It has therefore always amazed me that so-called “scientists” would be so certain about their approximate models of climate systems – which are perhaps as complex, chaotic and “unknown” systems as any one could study. It has been a boon for politicians looking for new ways of raising revenue. It has been exploited by the alarmists since the alarmist predictions cannot be tested. The wide spread of results from climate models is rarely mentioned.

When reality does not match model forecasts it is time to back off and rethink the models and hopefully they will be better next time. And it is time to back track from all the political decisions made on the basis of patently incomplete and inaccurate models.

The simple reality about climate is that rather than being a “settled science”

  • we don’t know the impact of solar effects on climate
  • we don’t know the impact of clouds or even if they are net “warmers” or net “coolers”
  • we don’t know how much of the earth’s radiative energy balance is dependent upon carbon dioxide
  • we don’t know how much carbon dioxide is absorbed  by the oceans and living things
  • we don’t know the impact of aerosols and particles in the atmosphere
  • we don’t know the role of the oceans in transporting heat around the globe
  • we don’t know how much heat is stored in the oceans and how it varies
  • we don’t know the impact of solar effects on cloud formation
  • we don’t know what triggers ice ages, and
  • we don’t know what we don’t know.

This from Dr. Roy Spencer and the ridiculously wide spread of the model results and the obvious deviation of reality from model results are particularly striking:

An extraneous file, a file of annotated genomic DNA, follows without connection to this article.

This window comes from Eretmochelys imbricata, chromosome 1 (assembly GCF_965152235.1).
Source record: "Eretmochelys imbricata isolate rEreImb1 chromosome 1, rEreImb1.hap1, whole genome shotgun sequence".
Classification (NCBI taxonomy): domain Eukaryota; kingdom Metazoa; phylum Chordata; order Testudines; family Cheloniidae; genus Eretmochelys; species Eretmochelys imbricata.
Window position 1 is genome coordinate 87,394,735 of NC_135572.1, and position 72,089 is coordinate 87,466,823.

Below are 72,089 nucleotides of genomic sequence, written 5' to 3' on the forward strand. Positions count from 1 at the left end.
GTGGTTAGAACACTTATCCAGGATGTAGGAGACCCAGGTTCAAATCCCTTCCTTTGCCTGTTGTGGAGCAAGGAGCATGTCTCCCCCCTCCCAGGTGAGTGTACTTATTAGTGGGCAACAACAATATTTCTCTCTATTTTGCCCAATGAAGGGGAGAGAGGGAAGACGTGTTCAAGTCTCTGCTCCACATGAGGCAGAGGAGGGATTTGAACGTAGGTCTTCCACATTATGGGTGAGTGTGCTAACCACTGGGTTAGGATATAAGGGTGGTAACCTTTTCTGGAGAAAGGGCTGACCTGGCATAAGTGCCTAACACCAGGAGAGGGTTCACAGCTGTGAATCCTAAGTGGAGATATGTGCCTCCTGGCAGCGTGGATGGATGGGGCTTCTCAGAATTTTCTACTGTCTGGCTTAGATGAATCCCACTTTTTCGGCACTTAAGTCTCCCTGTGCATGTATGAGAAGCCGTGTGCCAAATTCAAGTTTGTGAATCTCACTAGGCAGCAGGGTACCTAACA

Global Warming Slowdown: The View from Space

Since the slowdown in surface warming over the last 15 years has been a popular topic recently, I thought I would show results for the lower tropospheric temperature (LT) compared to climate models calculated over the same atmospheric layers the satellites sense.

Courtesy of John Christy, and based upon data from the KNMI Climate Explorer, below is a comparison of 44 climate models versus the UAH and RSS satellite observations for global lower tropospheric temperature variations, for the period 1979-2012 from the satellites, and for 1975 – 2025 for the models:



Clearly, there is increasing divergence over the years between the satellite observations (UAH, RSS) and the models. The reasons for the disagreement are not obvious, since there are at least a few possibilities:


The dark line in the above plot is the 44-model average, and it approximately represents what the IPCC uses for its official best estimate of projected warming. Obviously, there is a substantial disconnect between the models and observations for this statistic.

I find it disingenuous for those who claim that, because not ALL of individual the models disagree with the observations, the models are somehow vindicated. What those pundits fail to mention is that the few models which support weaker warming through 2012 are usually those with lower climate sensitivity.

So, if you are going to claim that the observations support some of the models, and least be honest and admit they support the models that are NOT consistent with the IPCC best estimates of warming.